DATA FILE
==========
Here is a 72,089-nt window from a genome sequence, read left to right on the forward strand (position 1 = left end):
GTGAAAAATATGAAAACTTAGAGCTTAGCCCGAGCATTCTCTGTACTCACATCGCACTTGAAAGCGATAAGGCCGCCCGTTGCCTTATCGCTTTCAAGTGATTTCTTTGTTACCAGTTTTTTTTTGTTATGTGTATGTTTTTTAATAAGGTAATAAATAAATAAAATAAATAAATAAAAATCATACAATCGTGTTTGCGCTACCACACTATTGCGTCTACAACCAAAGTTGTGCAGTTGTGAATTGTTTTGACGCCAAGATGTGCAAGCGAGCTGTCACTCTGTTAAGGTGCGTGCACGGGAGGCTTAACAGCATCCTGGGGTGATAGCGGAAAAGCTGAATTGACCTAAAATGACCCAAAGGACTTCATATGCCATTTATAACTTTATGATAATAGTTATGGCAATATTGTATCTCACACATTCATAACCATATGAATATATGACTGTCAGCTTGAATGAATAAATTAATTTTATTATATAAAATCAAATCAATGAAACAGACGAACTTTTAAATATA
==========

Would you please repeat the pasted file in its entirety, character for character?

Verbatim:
Here is a 72,089-nt window from a genome sequence, read left to right on the forward strand (position 1 = left end):
GTGAAAAATATGAAAACTTAGAGCTTAGCCCGAGCATTCTCTGTACTCACATCGCACTTGAAAGCGATAAGGCCGCCCGTTGCCTTATCGCTTTCAAGTGATTTCTTTGTTACCAGTTTTTTTTTGTTATGTGTATGTTTTTTAATAAGGTAATAAATAAATAAAATAAATAAATAAAAATCATACAATCGTGTTTGCGCTACCACACTATTGCGTCTACAACCAAAGTTGTGCAGTTGTGAATTGTTTTGACGCCAAGATGTGCAAGCGAGCTGTCACTCTGTTAAGGTGCGTGCACGGGAGGCTTAACAGCATCCTGGGGTGATAGCGGAAAAGCTGAATTGACCTAAAATGACCCAAAGGACTTCATATGCCATTTATAACTTTATGATAATAGTTATGGCAATATTGTATCTCACACATTCATAACCATATGAATATATGACTGTCAGCTTGAATGAATAAATTAATTTTATTATATAAAATCAAATCAATGAAACAGACGAACTTTTAAATATA